NunatuKavut files complaint against RCMP

Rick Lipsey
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Calls for review of police actions during Muskrat Falls protest

RCMP officers approach NunatuKavut demonstrators to make arrests during their April 5 protest.
— Photo by Derek Montague/The Labradorian

NunatuKavut Community Council (NCC) President Todd Russell has launched a complaint to the Commission for Public Complaints Against the RCMP.

The complaint stems from a protest the NCC held April 5, which led to the arrest of Russell and seven other protesters.

During that protest, Russell and about a dozen others blocked traffic on the Trans-Labrador Highway and prevented traffic from going into the Muskrat Falls worksite.

"The complaint is based on the fact that we felt that the RCMP did not behave properly," says Russell. "And we felt that it was excessive, their actions, in the sense that we had participated in protests of a similar nature and there were no arrests."

A few hours after the protest began, the RCMP told the protesters they could not block traffic and warned them that they could be arrested for obstruction if they refused to move.

A while later, Russell and seven others linked arms and laid on the road in defiance of the RCMP's orders. They were carried off one by one and put into RCMP vehicles, and charged with obstruction.

The NCC says it has a claim to land in the Muskrat Falls area and says the provincial government and Nalcor did not consult with it before going ahead with the Lower Churchill hydroelectric project.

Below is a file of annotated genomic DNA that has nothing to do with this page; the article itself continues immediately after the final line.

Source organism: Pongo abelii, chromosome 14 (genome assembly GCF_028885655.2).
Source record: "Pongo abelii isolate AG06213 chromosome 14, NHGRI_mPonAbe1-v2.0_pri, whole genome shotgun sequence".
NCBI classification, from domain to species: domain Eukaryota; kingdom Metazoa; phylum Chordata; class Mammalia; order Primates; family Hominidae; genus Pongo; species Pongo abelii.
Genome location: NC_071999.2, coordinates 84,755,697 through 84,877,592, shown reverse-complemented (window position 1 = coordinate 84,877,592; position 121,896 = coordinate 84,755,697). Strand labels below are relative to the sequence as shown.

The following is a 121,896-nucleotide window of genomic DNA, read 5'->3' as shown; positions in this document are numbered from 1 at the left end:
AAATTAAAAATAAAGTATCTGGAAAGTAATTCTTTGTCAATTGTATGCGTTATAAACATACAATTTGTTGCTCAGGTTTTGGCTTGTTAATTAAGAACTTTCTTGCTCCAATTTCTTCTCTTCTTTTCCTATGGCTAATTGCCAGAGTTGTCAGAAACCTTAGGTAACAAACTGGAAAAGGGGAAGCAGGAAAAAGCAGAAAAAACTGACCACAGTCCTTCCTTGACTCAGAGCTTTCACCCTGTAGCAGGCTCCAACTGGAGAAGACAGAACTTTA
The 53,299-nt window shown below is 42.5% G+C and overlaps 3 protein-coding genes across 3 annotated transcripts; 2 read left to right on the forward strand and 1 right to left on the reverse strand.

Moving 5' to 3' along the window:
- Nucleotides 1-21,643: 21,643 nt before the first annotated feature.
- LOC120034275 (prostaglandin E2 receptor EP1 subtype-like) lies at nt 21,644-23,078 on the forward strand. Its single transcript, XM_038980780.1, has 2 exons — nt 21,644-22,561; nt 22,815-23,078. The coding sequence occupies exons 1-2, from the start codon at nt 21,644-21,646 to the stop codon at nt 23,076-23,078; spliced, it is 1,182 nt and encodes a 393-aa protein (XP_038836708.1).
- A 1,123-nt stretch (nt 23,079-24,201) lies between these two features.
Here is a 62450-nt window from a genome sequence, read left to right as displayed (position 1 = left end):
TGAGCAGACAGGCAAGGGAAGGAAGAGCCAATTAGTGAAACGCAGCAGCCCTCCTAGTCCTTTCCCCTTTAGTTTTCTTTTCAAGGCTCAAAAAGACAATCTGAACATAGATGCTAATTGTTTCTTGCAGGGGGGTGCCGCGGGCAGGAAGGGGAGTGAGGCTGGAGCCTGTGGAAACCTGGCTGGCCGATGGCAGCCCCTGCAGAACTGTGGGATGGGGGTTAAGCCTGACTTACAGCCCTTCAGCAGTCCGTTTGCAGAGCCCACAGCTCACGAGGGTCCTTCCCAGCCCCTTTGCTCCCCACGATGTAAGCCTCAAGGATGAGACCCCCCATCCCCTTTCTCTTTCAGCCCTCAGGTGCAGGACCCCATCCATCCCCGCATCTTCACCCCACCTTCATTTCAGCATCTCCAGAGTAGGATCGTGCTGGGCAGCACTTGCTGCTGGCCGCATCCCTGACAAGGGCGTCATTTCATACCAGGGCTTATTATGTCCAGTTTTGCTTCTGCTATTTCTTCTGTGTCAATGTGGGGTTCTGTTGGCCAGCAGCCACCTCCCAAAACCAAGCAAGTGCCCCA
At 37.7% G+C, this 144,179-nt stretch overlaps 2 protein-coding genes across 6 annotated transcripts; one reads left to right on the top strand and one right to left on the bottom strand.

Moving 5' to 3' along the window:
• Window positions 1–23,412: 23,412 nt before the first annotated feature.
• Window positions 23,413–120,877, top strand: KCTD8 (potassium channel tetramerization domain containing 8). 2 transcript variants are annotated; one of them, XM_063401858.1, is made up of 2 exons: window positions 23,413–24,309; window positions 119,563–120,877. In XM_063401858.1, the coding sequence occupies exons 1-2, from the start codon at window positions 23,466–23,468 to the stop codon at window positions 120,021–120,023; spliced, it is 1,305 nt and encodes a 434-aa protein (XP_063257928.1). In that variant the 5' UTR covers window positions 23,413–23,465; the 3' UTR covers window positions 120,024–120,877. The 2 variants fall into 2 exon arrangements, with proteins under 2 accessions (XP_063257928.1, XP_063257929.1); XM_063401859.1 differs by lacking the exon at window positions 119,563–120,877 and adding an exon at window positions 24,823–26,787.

Tim Cogan, a spokesman for the Commission for Public Complaints Against the RCMP, has confirmed it has received an official complaint against the RCMP from Russell.

"We got a complaint on (May) the 14th," says Cogan. "And we forwarded it off to the RCMP on the 15th for followup."

Russell said the arrests unfairly targeted him and the other NunatuKavut protesters. He said he and others held a protest, which blocked traffic, at the same highway location in January. No arrests were made at that time.

Russell also pointed out that no Innu protesters were arrested when they shut down the worksite in mid-April.

"We also compare that to the fact that there were a number of protests across the country as part of the Idle No More movement, where there were road blockades and railroad blockades and there were no arrests," said Russell.

"The law must treat everybody fairly and law must seem to be treating everybody fairly and without bias ... and in this case, I don't think that's the case."

Since the arrests, Russell and other members of NunatuKavut have contended that the arrests were politically motivated.

"The law cannot ... act on particular pressure, say from political higher ups or political interference."

Russell said there is nothing in the complaint about being mishandled or roughly treated by the RCMP officers who took them into custody.

Organizations: RCMP, NCC, Trans-Labrador Highway Commission for Public Complaints

Geographic location: Muskrat Falls

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Recent comments

  • California Pete from NFLD
    May 18, 2013 - 10:35

    Poor little NunatuKavut's .Break the law and get paid. Now the taxpayer has to cover this too !!!

  • Don
    May 18, 2013 - 05:19

    Just Todd Russell's way of wastefully spending our money Ottawa gave his group.too gain publicity.

  • Dickie
    May 17, 2013 - 16:56